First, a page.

Drone Technology Used to Aid Firefighters

Drone technology is not just for the battlefield. Now, drones can also be used to help fight fires.

While drones are commonly used by the military for surveillance and dropping bombs, unmanned aerial systems are now being developed for much broader uses outside the military.

Take, for instance, Datron's 2.5-pound drone equipped with a camera  “Scout.”

The Scout -- which can fly above 1,500 feet and has a two-mile radius – can help firefighters do their job more safely and effectively, according to Orion Linekin of Datron.

“The scout is designed as a squad level solution for that soldier on the front line or that firefighter public safety officer on the front line to get immediate situational awareness,” Linekin told NBC in an exclusive interview.

The drone’s design makes it ideal for helping fight fires.

"Anytime we have an aerial view for the incident commander it helps us make operational decisions," said Cal Fire San Diego Capt. Mike Mohler.

From Santa Ana winds-driven wildfires – like those that sparked back in 2007 – to providing a rooftop view for structural fires, Capt. Mohler says drones like the Scout can be another tool to help firefighters prevent death and destruction.

“If it's a Santa Ana wind-driven fire, maybe the next affected neighborhood, but if we have an aerial drone up we can see the rate of spread and know that within a certain amount of time a certain neighborhood or community may be threatened,” added Mohler.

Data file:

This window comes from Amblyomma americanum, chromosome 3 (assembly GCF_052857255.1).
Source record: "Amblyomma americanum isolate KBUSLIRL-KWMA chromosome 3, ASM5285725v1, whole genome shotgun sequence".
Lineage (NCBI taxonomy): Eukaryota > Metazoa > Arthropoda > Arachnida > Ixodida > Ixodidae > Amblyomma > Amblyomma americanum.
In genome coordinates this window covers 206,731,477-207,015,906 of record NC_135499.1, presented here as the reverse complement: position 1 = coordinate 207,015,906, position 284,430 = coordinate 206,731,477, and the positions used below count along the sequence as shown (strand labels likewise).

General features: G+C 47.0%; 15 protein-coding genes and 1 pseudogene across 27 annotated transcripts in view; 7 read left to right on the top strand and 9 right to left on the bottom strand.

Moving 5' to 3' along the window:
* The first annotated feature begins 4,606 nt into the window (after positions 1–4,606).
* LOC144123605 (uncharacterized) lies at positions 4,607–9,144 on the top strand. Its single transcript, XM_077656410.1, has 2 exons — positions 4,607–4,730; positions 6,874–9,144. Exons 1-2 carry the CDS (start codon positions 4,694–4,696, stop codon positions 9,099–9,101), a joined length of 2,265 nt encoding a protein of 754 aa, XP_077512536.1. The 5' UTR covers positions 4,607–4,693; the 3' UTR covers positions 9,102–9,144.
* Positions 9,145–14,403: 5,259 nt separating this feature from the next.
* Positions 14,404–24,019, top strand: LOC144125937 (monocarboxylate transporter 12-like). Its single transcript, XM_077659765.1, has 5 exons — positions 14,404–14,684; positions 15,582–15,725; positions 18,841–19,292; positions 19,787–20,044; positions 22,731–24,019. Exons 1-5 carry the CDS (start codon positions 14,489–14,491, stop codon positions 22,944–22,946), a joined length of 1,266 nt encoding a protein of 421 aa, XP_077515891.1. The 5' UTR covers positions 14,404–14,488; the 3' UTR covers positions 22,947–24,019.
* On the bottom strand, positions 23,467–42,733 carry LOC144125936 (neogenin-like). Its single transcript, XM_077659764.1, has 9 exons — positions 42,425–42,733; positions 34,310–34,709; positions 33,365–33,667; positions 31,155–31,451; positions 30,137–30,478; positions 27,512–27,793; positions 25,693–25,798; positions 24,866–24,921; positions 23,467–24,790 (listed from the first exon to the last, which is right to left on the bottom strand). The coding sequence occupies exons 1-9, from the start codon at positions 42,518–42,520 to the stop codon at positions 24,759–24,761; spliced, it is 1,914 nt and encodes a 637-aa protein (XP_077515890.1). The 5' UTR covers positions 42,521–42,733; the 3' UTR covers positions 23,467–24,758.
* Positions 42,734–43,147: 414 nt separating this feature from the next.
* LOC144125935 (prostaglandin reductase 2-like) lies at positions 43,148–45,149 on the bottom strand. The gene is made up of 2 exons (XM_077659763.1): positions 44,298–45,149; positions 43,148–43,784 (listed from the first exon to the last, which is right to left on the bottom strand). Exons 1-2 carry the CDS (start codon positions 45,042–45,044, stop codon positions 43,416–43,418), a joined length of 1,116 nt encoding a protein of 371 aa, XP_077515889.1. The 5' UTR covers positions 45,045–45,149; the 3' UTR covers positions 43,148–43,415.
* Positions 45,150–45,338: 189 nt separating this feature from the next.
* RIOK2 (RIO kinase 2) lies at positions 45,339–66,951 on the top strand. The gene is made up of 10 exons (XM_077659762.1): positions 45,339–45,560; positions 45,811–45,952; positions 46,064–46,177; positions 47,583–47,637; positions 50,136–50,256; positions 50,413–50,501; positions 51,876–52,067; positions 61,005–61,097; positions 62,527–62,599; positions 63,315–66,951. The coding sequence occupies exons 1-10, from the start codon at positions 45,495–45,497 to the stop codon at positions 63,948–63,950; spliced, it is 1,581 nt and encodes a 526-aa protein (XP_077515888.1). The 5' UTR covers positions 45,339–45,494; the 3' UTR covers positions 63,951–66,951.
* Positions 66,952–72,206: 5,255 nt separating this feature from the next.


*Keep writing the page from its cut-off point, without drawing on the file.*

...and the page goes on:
It's a simple system that can be flown right from a touchscreen tablet.

“Then we just climb by holding on to the altitude bar,” explained Linekin.

And the Scout’s size, and easy assembly, makes it ideal for on-scene commanders.

“There’s still going to be a need to bring in helicopter assets and water drop assets, but those take longer to get on scene. This is something that comes immediately out of the truck and, within five minutes, you can be looking at what you’ve got to deal with,” said Linekin.

A little drone, with a big picture, that can help save lives.

The Scout is being demonstrated for its use in assisting firefighters, and it's already been used in a HAZMAT situation.

For the aforementioned potential use in Santa Ana winds-driven fires like in 2007, the Scout can fly in sustained winds greater than 30 mph and has stayed airborne in gusts greater than 50 mph.

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